New York is abuzz with the 78th UN General Assembly (UNGA) fever. Most world leaders came to UNGA78 to reaffirm their commitment to the achievement of the Sustainable Development Goals (SDGs) by 2030. However, the midway review this year showed that we are definitely not on track to achieve the SDGs unless we make drastic changes and think outside of the box.
In his opening remarks, UN Secretary General Antonio Guterres spoke candidly that the United Nations was not just for world leaders but also for women, children, and everyday citizens. He pointed out that women are being left out of important discussions and that the UN looked much the same as it did when it started 78 years ago – and that without women’s active involvement, the achievement of the SDGs will not be possible. Further, he called violence against women and girls an age-old scourge which needs to end and appealed for additional and more investment to tackle it – a sentiment echoed by political and development sector leaders.
On December 10 this year, we will celebrate the 75th anniversary of the Universal Declaration of Human Rights. I am reminded of this quote by one of the main architects of this declaration, American First Lady Eleanor Roosevelt:
“Where, after all, do universal human rights begin? In small places, close to home – so close and so small that they cannot be seen on any maps of the world. Yet they are the world of the individual person; the neighborhood he lives in; the school or college he attends; the factory, farm or office where he works. Such are the places where every man, woman and child seek equal justice, equal opportunity, equal dignity without discrimination. Unless these rights have meaning there, they have little meaning anywhere. Without concerned citizen action to uphold them close to home, we shall look in vain for progress in the larger world.”
I do believe that human rights and the SDGs go hand in hand and one cannot be achieved without the other. Several discussions and events had “localisation of development” as a theme – meeting people where they are and responding to their needs. It cannot be generalised. It means empowering them in their specific contexts and it is providing them with all kinds of resources to advance in the expression of their human rights. It also means being brave as a funder to trust the people on the ground to do the right thing and use their money in a way that serves their community in the best way possible.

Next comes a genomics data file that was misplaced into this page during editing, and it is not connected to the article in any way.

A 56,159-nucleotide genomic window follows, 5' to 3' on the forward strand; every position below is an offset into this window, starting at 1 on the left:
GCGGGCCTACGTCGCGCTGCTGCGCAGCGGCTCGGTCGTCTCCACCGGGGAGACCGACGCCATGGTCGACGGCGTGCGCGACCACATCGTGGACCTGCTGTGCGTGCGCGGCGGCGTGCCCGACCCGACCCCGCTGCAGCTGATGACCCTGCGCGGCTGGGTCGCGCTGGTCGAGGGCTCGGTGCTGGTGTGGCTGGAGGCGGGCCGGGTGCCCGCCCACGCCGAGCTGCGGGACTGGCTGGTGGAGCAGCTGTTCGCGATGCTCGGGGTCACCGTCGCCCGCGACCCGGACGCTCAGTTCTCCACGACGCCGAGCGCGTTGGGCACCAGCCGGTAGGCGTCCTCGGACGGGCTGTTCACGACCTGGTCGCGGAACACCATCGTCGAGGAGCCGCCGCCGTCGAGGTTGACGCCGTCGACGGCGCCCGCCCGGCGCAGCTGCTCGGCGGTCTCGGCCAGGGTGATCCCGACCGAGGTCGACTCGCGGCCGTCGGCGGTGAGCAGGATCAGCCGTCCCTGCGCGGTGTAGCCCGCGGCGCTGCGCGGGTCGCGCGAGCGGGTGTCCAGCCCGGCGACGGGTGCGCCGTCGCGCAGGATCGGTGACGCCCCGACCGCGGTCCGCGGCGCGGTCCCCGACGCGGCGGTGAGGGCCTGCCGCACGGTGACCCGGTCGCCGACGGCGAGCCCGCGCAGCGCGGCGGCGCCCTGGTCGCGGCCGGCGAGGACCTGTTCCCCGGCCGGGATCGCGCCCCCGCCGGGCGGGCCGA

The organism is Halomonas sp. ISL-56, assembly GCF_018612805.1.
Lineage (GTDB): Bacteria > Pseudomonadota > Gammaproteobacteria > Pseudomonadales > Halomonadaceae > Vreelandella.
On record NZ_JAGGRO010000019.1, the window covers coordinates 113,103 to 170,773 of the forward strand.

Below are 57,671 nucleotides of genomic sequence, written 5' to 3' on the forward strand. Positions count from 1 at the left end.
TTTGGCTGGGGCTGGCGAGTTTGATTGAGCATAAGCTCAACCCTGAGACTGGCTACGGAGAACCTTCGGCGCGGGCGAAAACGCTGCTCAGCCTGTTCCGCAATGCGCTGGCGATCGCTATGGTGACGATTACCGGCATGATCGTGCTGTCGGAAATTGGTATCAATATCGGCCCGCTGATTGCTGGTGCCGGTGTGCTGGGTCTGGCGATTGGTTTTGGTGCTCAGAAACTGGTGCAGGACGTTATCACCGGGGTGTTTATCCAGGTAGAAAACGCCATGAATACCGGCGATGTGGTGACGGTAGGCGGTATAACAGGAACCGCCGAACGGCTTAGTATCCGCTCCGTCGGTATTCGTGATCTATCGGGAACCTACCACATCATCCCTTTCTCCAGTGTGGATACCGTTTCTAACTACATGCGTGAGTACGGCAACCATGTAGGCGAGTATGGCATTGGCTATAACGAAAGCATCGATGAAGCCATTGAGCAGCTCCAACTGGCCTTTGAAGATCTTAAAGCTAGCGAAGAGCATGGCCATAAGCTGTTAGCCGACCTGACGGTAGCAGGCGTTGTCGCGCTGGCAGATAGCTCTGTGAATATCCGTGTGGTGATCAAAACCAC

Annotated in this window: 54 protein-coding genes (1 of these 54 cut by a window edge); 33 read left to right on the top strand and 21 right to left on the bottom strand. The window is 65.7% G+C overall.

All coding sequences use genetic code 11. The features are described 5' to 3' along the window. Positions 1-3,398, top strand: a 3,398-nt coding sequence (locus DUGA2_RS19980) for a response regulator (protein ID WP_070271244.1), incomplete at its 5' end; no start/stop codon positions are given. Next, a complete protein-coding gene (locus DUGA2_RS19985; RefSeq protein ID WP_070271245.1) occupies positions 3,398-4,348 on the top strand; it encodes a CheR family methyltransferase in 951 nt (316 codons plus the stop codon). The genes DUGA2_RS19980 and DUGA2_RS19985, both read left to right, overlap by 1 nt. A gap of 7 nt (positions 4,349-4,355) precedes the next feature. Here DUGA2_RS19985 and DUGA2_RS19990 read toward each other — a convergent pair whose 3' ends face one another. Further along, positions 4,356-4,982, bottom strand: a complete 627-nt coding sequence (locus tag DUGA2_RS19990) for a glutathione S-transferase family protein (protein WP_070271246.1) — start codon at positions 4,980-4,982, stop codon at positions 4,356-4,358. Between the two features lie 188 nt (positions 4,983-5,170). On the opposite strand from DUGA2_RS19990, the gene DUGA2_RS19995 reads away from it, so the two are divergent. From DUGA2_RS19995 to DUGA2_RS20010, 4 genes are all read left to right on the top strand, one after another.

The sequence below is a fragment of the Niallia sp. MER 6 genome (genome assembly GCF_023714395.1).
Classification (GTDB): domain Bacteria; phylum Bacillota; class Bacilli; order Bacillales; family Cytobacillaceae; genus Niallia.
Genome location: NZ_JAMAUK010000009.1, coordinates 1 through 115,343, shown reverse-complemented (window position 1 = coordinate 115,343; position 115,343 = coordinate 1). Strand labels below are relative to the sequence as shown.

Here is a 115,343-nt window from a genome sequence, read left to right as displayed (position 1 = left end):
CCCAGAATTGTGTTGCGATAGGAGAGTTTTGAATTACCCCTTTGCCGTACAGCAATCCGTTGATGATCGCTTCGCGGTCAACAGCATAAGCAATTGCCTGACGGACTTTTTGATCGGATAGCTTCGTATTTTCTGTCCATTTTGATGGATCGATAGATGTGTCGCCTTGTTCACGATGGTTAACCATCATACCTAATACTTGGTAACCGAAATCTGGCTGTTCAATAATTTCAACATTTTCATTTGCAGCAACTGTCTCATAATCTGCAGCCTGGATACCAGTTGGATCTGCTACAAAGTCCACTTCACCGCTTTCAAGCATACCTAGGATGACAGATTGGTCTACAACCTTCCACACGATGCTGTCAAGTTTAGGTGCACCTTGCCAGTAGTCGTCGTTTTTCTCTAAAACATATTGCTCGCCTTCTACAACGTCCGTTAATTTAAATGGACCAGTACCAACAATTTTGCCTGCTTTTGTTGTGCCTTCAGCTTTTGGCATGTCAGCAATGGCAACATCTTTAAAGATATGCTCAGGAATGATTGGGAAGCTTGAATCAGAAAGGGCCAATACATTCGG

I had an opportunity to share my thoughts during the NGO Major Groups and other stakeholders’ session, “Breaking Down the Barriers to Leave No One Behind.”
In my panel, I shared about my work using Safecity, a crowd map for anonymous reporting of sexual and gender-based violence. Crowdsourced data has provided agency to individuals and communities to advocate for safer cities and demand more accountability, counter harmful gender stereotypes and norms and push for greater freedoms where women and girls could avail of their human rights. Given that we live in a world where technology is ubiquitous, it is important to bridge the digital divide and investment is needed to provide digital access and literacy. And because all these problems are too big for any of us to solve individually, coalitions and partnerships are key.
At the Aspen Institute’s Global Innovators Group event, we spoke about localisation and the need to invest in grassroots. Authentic partnerships truly invest in the success of not just the project, but also the leaders of the organizations guiding the efforts, including capacity building to help them think about their theory of change in an easy manner, providing flexible funding to meet the needs of the community, and long-term grants so that you could invest in solutions. For example, our Safecity partners around the world received advocacy grants to design, develop and implement campaigns that they felt were most relevant in their own communities for safer cities. Some of them went top down, engaging with mayors and city officials whilst others went bottom up, engaging local citizens. The loose structure of the partnership helped them be innovative and creative and did not put them under stress to replicate similar campaigns with little or no impact.
After 10 days of meetings at UNGA, I felt overwhelmed but also hopeful that leaders of government and donor agencies are realizing the importance of local interventions and especially – the contribution of women and girls. Now I hope they will fund and invest in these programs so that we can get on track to achieve the SDGs and all live happy lives.